For all the talk about people's authentic voices on Instagram, it all looks a bit, well, same-y…
Despite one major point of weakness, the new Apple iPhone is an astonishing video tool.
A good meditation on an increasingly complex question.
Flickr's annual stats show iPhone at the top of the photographic heap - and other cameras becoming marginalised.
An affordable macro lens from Canon with a built-in ring light? Sounds too good to be true.
Could the iPad be a better tool for preparing photos for the web than a Mac?
Yahoo has made it plain that Flickr is no longer a priority - and that there won't be any more investment.
Actually, that’s not quite true, but it makes a good opening line, so what the hell.
And the tweet looked like this:
One of my New Year “to-do”s – I don’t do resolutions – was to sort out and professionalise some aspects of my business. Now that it looks like I’m staying self-employed for the foreseeable future, I need to both upgrade my business admin (tax return done today!) and my online persona. For example, a set of pages on here describing the services I offer would be a good idea, wouldn’t they?
And I really, really wanted some decent headshots of myself. I’ve been shot by professionals twice, and I’ve not liked the results either time. The whole process was too “production line”. There was no attempt to express me. I was just corporate drone #1138. And that phase of my life is done.
I’ve been using what are, in essence, a succession of jumped-up selfies. But that couldn’t – shouldn’t – last. But I was a little stumped as to where to find the right photographer to get me some images.
Now, my friends over at Brilliant Noise had some excellent headshots done by lomokev in Brighton, which I’d always quietly envied. His work is great – but not quite what I wanted. And everyone else I saw was doing the standard corporate headshot.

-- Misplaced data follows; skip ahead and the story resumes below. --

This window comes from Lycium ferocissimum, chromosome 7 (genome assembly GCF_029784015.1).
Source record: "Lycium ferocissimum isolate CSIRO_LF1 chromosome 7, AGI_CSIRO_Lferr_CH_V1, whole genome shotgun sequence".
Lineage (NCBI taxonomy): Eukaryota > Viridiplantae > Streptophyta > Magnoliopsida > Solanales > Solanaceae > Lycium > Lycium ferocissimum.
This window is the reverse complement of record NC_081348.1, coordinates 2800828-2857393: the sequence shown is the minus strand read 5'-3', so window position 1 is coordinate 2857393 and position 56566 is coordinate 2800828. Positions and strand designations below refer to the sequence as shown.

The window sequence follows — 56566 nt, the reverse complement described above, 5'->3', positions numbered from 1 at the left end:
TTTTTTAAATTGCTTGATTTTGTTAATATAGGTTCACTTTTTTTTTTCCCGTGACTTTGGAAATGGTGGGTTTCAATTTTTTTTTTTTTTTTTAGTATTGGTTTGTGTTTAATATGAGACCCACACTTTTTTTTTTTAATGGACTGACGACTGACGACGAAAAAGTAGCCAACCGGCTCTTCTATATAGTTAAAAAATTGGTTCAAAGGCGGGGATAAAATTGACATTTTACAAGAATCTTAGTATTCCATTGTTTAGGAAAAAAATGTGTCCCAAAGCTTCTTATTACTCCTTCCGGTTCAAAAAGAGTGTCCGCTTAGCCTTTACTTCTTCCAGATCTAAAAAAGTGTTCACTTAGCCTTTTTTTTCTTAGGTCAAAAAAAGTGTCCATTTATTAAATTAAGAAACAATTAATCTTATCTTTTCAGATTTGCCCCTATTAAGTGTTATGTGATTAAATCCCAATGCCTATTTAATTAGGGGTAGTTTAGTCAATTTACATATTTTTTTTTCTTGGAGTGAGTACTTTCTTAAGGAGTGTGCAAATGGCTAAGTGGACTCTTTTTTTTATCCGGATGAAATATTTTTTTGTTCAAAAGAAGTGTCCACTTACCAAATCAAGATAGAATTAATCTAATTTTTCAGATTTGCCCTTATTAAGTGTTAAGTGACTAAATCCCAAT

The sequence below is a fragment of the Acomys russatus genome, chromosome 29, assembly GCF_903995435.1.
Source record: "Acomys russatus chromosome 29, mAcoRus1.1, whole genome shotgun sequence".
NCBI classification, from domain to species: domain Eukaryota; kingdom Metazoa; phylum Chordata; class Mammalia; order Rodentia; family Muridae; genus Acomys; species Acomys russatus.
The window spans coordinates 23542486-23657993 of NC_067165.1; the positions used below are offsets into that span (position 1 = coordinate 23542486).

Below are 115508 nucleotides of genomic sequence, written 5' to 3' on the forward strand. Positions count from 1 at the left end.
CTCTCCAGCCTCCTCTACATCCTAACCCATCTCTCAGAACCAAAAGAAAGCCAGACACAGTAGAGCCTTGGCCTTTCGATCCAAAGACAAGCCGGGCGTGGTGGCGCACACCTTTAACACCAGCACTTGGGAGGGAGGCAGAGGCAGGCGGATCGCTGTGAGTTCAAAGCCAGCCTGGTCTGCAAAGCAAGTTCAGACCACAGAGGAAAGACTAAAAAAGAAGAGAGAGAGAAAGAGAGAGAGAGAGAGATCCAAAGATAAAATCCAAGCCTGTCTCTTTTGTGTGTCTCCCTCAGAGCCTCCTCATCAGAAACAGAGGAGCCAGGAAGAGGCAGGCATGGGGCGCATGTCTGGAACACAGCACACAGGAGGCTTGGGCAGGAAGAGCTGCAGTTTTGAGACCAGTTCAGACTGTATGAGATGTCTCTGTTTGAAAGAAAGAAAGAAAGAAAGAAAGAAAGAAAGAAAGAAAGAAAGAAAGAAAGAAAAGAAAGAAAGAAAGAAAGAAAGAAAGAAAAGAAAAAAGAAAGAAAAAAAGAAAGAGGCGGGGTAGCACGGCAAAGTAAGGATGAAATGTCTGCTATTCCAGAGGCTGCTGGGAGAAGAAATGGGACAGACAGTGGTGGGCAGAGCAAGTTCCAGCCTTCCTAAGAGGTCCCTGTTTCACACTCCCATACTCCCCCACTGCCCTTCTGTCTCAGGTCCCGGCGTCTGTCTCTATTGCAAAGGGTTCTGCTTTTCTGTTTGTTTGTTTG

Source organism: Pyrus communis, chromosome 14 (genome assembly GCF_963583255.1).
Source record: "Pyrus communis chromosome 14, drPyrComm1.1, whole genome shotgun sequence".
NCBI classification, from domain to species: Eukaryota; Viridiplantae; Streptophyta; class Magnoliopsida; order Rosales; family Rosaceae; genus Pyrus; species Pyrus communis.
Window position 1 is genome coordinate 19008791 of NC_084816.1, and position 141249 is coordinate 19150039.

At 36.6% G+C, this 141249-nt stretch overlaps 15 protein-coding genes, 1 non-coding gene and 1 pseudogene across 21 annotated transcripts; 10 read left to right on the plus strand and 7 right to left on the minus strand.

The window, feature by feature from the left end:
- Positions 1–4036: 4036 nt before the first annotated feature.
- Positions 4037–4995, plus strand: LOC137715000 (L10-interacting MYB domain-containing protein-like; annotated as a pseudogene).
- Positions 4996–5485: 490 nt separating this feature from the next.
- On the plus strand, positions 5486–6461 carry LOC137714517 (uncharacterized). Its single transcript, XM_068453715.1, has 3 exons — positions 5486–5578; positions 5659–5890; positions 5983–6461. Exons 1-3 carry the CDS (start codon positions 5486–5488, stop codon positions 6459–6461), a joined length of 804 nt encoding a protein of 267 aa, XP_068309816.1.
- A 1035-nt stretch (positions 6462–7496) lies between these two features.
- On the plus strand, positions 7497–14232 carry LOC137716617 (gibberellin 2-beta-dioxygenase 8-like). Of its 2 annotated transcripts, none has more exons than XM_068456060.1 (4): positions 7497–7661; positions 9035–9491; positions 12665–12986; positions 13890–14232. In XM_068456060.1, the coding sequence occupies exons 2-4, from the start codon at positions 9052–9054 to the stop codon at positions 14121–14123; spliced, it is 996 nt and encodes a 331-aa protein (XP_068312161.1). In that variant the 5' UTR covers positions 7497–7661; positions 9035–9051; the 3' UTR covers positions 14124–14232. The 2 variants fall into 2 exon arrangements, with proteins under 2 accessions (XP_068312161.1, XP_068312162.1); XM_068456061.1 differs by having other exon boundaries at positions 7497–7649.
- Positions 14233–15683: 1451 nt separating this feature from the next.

So, basically, I took the easiest option. I procrastinated.
Mounting the stairs, in search of headshots
And then I saw Kristina’s tweet. She’s an ex-student; I did a few workshops with her and her cohort on their online presence. Her website blew me away – for someone who’d been seriously into photography for less than a year, her command of light and form was remarkable. £60 seemed like a reasonable gamble for some decent headshots. And, honestly, I was curious to see how her work had come along in the 9 months or so since I last saw her.
And so, last Monday I found myself climbing some narrow, offensively carpeted steps above a shop, a short walk from Clapham Junction station, to have my portrait made in a studio converted out of a kitchen/diner area. And, as I stared at a serious piece of glass, hearing about her commission to go to Sri Lanka, while desperately trying to remember to keep my chin down, I came to the conclusion I had made the right decision.
The results? They are… pleasing.
I’m busy rolling them out across my social presences – Facebook, Twitter, this site, Linkedin and Gravatar are done, and I’ll deal with others as I encounter them.
I’ve never really had a set of images I’ve been happy to send off for speaking gigs, or to go on course descriptions, or to accompany the occasion bits of writing elsewhere I do.
But now I do, and I’m very happy with them.
PC Hipsta sees the true horror of crime scene photography.
Or the man who invented digital photography, and the company that sat on his invention.